Free Press Journal

A Supreme Court divided against itself

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We are appalled at the sheer ugliness displayed by the purveyors of justice last week. Proceedings in the highest court in the land last Thursday and Friday did no one involve proud. How we wish the country was spared this sordid spectacle of the higher judiciary itself being bogged down in charges of corruption and wrong-doing. People expected better from Their Lordships and the lawyers who indulged in mud-slinging without any concern for institutional honour and dignity. Without doubt, the Supreme Court seems fully divided, not on matters of interpretation of law or the will of the founding fathers as expressed through the Constitution. No, it seems divided on factional lines stemming from partisan, extra-judicial agendas. Very briefly the trigger for the public display of bad blood between judges qua judges with a couple of self-important lawyers aligned with each group was the reported permission to a medical college despite a clear ban on admitting students. A former Orissa High Court judge, one I M Quddusi, was among those arrested by the CBI a few weeks ago on the ground that he was one of those who promised to get the ban lifted by the courts, including the Supreme Court, on payment of huge bribes. Forty-six medical colleges were barred from admitting students for two years following an inquiry. They lacked the requisite infrastructure. The Lucknow college was one of them. It wangled a judicial order for bypassing the ban courtesy Judge Quddusi.  Notably, the mention about the SC in the FIR nowhere mentions any name of any SC judge, the reference being on the basis of a claim made by Quddusi alone. Latching on to this FIR, a senior lawyer demanded that a particular judge of the SC list the case for hearing on an urgent basis. Instead of referring the matter to the CJI Dipak Misra, Justice J Chelameswar sitting with Justice Abdul Nazeer on Thursday passed an order asking for a five-member constitution bench to consider the allegation of judicial corruption, and pointedly, said that the bench should comprise five most senior judges of the apexcourt.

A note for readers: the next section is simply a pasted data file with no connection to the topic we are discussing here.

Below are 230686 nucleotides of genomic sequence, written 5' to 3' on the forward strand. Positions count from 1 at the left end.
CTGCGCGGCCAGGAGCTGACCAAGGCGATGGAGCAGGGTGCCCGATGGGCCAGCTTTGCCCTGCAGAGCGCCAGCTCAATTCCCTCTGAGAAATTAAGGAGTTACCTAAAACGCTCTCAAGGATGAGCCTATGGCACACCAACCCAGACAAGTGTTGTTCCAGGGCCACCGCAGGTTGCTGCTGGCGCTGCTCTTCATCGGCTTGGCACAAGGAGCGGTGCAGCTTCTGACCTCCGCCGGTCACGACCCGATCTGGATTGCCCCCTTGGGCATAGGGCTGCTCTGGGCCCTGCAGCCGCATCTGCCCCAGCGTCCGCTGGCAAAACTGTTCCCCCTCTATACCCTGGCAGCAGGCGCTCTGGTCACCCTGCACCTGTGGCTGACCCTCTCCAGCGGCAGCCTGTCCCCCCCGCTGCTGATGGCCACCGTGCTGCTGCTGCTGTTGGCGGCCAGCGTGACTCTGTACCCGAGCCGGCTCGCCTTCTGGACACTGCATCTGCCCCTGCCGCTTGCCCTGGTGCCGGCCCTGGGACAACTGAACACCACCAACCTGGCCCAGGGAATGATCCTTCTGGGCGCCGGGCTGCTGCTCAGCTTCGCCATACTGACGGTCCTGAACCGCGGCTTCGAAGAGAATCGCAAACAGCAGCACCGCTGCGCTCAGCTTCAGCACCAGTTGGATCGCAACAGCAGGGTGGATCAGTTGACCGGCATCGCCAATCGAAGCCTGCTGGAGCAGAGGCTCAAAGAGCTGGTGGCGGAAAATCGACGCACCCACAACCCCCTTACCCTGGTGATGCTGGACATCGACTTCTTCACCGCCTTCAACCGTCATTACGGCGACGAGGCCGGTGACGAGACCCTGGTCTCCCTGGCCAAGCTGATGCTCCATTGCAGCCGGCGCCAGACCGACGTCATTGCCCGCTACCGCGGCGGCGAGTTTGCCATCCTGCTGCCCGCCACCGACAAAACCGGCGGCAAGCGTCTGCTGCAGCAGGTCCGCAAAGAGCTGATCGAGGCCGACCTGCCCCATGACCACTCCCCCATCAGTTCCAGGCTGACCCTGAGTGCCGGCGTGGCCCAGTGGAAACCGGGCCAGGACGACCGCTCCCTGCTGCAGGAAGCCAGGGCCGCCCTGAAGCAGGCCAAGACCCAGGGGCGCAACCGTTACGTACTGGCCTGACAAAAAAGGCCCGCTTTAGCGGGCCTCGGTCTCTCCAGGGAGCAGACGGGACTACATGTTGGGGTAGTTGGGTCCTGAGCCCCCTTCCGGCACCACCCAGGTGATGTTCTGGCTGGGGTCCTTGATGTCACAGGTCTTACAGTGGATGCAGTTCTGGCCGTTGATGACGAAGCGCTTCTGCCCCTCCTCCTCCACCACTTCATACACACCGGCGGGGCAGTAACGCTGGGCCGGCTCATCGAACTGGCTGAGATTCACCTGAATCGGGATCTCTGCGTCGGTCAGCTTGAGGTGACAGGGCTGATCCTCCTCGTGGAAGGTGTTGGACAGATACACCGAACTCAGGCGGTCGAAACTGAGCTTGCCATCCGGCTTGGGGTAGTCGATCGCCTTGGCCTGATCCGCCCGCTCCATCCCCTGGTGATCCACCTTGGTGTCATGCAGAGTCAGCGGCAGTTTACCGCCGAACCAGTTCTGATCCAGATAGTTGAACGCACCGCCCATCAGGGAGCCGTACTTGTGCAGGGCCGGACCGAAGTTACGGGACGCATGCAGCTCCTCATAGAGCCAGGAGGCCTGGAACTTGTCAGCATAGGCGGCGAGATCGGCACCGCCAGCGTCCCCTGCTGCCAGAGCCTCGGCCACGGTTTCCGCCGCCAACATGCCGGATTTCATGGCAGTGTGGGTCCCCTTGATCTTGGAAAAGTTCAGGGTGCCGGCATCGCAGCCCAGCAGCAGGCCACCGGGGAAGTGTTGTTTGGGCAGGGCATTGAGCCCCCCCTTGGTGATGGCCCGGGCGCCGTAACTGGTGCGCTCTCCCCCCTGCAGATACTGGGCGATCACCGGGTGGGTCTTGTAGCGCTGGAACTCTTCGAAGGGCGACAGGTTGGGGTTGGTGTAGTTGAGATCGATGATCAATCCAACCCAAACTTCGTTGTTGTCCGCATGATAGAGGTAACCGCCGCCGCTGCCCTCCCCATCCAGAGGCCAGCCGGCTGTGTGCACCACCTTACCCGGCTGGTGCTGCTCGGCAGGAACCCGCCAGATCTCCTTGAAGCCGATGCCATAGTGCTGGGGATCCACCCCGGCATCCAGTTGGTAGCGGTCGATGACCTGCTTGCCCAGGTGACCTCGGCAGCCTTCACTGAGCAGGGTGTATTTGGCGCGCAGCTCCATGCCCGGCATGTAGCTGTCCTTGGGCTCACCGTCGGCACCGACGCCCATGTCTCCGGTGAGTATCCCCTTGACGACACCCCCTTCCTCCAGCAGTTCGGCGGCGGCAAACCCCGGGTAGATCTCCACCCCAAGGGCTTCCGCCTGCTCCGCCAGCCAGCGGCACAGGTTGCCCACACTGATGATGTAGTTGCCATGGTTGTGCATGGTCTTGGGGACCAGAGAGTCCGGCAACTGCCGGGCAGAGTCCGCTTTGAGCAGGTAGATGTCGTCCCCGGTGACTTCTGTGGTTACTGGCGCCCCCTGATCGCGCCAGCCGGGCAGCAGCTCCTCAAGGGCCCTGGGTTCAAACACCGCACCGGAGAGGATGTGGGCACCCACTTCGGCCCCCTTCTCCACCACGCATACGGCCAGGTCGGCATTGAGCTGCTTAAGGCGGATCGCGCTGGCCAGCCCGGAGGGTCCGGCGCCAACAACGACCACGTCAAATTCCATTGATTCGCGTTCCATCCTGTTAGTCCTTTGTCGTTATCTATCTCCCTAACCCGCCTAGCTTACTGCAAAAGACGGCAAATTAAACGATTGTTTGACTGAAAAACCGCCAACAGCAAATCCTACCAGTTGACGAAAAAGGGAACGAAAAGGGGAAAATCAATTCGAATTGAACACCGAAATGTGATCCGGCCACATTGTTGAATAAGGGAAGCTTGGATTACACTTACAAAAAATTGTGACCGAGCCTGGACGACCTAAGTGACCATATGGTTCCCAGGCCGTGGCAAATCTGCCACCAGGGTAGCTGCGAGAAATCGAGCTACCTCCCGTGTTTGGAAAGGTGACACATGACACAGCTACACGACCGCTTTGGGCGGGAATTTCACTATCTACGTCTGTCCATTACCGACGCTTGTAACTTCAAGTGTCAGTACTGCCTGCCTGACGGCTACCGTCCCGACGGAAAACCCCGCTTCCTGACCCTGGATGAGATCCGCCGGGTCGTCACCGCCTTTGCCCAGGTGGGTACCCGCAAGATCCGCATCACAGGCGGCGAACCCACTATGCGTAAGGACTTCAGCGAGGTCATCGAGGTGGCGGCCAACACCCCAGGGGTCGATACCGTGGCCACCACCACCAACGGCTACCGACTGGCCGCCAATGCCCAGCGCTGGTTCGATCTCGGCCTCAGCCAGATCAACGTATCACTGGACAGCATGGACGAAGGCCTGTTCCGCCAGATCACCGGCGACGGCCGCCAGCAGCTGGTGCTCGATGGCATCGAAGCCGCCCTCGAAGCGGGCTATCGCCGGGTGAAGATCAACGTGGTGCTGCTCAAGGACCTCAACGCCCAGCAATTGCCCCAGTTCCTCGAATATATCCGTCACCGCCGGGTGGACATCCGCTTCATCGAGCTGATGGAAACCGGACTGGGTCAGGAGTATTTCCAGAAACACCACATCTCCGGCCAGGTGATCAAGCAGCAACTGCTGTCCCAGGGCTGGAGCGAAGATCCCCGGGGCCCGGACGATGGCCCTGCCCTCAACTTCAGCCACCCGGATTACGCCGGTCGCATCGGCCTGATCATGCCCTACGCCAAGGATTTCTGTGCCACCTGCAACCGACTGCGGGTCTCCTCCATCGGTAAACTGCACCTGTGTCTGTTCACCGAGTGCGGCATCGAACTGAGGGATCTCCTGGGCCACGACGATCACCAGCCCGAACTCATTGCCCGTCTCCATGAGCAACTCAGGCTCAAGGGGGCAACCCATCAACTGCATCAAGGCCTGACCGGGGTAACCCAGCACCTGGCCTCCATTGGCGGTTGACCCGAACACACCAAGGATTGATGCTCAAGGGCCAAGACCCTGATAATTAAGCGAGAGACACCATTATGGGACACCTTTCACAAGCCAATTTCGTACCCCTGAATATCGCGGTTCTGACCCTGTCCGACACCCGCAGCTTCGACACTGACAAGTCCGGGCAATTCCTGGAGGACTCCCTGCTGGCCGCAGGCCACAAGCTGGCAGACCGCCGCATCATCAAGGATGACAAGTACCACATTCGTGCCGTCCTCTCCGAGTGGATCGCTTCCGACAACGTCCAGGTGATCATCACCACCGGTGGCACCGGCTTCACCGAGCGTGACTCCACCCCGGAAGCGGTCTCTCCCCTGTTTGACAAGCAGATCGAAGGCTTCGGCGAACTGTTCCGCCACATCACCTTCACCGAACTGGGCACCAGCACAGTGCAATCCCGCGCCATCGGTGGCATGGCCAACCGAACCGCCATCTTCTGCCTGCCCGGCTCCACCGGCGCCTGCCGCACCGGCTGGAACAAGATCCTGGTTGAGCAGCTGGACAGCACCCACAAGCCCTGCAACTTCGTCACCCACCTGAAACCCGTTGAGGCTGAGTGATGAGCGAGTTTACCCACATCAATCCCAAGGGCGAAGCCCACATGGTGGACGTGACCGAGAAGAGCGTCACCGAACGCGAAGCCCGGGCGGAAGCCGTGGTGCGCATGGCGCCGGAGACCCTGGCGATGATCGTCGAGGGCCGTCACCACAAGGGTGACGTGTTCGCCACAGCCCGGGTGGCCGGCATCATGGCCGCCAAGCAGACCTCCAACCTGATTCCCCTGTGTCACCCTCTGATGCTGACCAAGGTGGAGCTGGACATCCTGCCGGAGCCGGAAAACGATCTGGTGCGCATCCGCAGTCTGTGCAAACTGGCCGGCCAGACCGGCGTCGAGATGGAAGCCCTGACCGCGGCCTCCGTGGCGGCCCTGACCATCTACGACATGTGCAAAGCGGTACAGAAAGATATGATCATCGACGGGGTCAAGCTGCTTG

Clearly, a conspiracy was afoot against the CJI who was not only not consulted by Justice Chelameswar when he suo motu heard the plea of the former head of the SC Bar. The latter is in the habit of unleashing abuse against the judges from public platforms but has not been show-caused either by the professional body of lawyers nor hauled up for contempt by Their Lordships. The next day, a two-member bench heard an identical plea from an NGO, Campaign for Judicial Accountability and Reforms, fronted by the activist lawyer, Prashant Bhushan, who too is prone to grandstand allegedly for the sake of a clean judiciary. The two-member bench headed by Justice A K Sikri in this case took the correct decision, remitting the matter “to the CJI for passing appropriate orders for listing this matter”. Unlike Justice Chelameswar, the Sikri Bench had neither listed the matter suo motu before it nor had it specifically omitted the CJI from a five-member bench it ordered to be set up for hearing the Lucknow medical college case. A few hours later, on Friday itself, a five-judge Constitution Bench, headed by Chief Justice Dipak Misra, unambiguously stated that by propriety and practice it was the prerogative of the Chief Justice alone to allocate work to judges and rejected the order passed a day earlier by the Chelameswar bench. During the proceedings, hot words were exchanged between the bench and Bhushan, causing at one point for the judges to threaten contempt proceedings against him. The court also turned down a plea for banning the media from reporting the proceedings. Without  doubt, the stormy scenes enacted in the sanctum sanctorum of the highest seat of judiciary in the country echoed the ones for which our legislatures have justly become notorious. But, regrettably, this only confirms our view that the courts too are subject to the same pulls and pressures, the same human failings from which all other institutions suffer. We have often made the case that the courts are no panacea for the failings of the executive or the legislature since they too are riddled with corruption and wrong-doing. The role of Justice Chelameswar has been devious for quite some time now. A member of the SC collegiums, he has often conducted himself in less-than-dignified manner. On Thursday too, he breached judicial propriety, opening himself to the charge of being part of an anti-CJI conspiracy.  The lawyers purportedly fighting to cleanse the judiciary seem to have their own axes to grind. Flinging unsubstantiated charges against the CJI brings into disrepute the higher judiciary. As the last defence against a rampaging executive, a dented and damaged judiciary is ill-positioned to defend citizens’ rights. PIL entrepreneurs should cease and desist from pelting the judiciary any further.